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02/26/2010

Winston Churchill on Free Trade, Part I

A few weeks ago I was watching CBS’ “Sunday Morning” program and they had a segment on a bookstore in New York that specializes in books on Winston Churchill. The owner pulled out what he said was the most expensive one, an original from the early 1900s that Churchill wrote on the topic of free trade, saying it was valued at over $3,000. So I went to Amazon.com and found a copy for considerably less and thought I’d get some columns out of it.

It’s titled, “For Free Trade: A Collection of Speeches delivered at Manchester or in the House of Commons during the Fiscal controversy preceding the late General Election,” with Churchill, then a member of parliament, putting it out in 1906. [The publisher was Arthur L. Humphreys on Piccadilly West, to be accurate.] While some of it is dense, at least by our literary standards of today, it’s amazing how little has changed in the debate over free trade through the centuries.

This first selection is from a Birmingham Town Hall meeting, November 11, 1903. [Fifteen years later, Nov. 11 would be a rather important date in world history.]

I have edited the following only very slightly, mostly with the punctuation.

[Excerpts]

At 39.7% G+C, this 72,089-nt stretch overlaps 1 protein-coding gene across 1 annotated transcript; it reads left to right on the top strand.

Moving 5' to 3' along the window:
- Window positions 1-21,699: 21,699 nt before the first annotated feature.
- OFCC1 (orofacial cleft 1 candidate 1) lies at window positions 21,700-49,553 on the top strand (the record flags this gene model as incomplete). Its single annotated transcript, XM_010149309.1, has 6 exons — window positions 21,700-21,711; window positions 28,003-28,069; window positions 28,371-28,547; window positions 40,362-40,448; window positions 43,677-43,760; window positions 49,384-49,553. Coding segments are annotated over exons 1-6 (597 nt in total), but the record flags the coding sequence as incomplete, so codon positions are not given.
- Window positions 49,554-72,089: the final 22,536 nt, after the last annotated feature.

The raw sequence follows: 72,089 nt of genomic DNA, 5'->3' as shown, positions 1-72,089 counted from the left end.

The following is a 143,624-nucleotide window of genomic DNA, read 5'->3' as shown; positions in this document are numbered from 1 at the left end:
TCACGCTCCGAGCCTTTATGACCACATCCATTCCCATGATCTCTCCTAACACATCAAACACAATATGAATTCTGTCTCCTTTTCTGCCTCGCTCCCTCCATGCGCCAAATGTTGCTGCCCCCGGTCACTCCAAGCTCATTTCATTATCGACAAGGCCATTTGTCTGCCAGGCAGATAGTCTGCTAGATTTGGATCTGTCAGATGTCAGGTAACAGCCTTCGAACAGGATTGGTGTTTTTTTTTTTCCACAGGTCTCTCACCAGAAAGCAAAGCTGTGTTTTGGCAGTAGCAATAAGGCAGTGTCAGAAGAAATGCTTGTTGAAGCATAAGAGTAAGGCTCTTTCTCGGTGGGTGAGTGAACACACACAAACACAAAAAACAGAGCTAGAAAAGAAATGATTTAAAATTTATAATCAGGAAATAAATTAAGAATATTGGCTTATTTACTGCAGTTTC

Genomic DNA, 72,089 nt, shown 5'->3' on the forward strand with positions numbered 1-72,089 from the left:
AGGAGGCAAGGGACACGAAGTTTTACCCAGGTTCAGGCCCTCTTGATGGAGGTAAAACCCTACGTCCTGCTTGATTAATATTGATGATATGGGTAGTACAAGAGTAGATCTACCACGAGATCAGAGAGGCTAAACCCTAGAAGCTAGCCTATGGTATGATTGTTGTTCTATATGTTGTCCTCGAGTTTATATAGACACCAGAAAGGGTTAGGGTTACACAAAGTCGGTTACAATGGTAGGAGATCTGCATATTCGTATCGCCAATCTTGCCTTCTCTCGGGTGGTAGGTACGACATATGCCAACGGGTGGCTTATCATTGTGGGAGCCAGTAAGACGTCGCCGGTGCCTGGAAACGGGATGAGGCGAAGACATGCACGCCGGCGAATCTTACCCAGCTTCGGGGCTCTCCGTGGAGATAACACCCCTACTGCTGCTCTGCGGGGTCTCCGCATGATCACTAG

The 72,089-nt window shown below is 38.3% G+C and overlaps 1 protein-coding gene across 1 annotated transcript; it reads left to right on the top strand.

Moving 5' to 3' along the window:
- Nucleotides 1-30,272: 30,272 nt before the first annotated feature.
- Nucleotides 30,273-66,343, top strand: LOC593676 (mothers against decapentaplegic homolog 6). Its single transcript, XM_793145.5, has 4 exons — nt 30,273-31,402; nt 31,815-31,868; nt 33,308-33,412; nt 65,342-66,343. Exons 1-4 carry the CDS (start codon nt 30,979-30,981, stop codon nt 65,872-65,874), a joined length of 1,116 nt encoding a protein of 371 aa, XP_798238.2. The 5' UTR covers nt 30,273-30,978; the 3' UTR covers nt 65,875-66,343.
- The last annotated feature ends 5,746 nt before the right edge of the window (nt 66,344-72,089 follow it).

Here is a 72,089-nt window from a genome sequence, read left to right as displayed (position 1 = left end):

But I have not come down to Birmingham to talk to you about food taxes. So far they seem to me to be more popular with editors than with electors. I will wait till I see some Parliamentary candidate come forward in their support, and that is a thing I have not seen yet. I want you to face the question of free imports plainly, whether they consist of food or not. Again our Free Trade plan is quite simple. We say that every Englishman shall have the right to buy whatever he wants, wherever he chooses, at his own good pleasure, without restriction or discouragement from the State. That is our plan; we have followed it for sixty years, and, whatever they say, we are not quite ruined yet. In pursuance of this simple plan there came last year into England, from every land and people under the sun, five hundred and twenty-eight millions’ worth of merchandise, so marvelously varied in its character that a whole volume could scarcely describe it. How did it come? It came for the most part in ships which fly the Union Jack, and the profits of its transportation were for the most part the rewards of British capital and British labor. Why did it come? Was it to crush us, or to conquer us, or to starve us, or was it to nourish and enrich our country? It is a sober fact that every single item, however inconsiderable, in all that vast catalogue of commodities came to our shores because some Englishman desired it, paid for it, and meant to turn it to his comfort or his profit. And in return for this service, towards which every nation, every race, every tribe of men contributed, and for the sake of which the remotest nooks and corners of the earth were searched, we gave what? Our money? No. Our accumulated capital? No. Yet we paid for every pennyworth.   Our manufactures, made out of these very imports, our mining, and our shipbuilding paid for two hundred and eighty-three millions; our merchant shipping, which, though possessed only by the forty millions of people in these islands, is nearly equal to that of the whole of the rest of the shipping of the world, paid for ninety millions. Certainly not less than twenty millions, probably a great deal more, was in consideration of the banking, broking, commission, and insurance business, which falls to us in an unusual measure, because for some strange reason – I wonder why? – we happen to be the commercial center of the world; and the rest of these imports, excepting what came here only to be sent away again, was the interest on those foreign and colonial investments which have paid us so well in the past, which are the legitimate children of imports and labor, and which, in spite of all this talk of our living on our capital and bleeding to death, we are healthily and steadily increasing.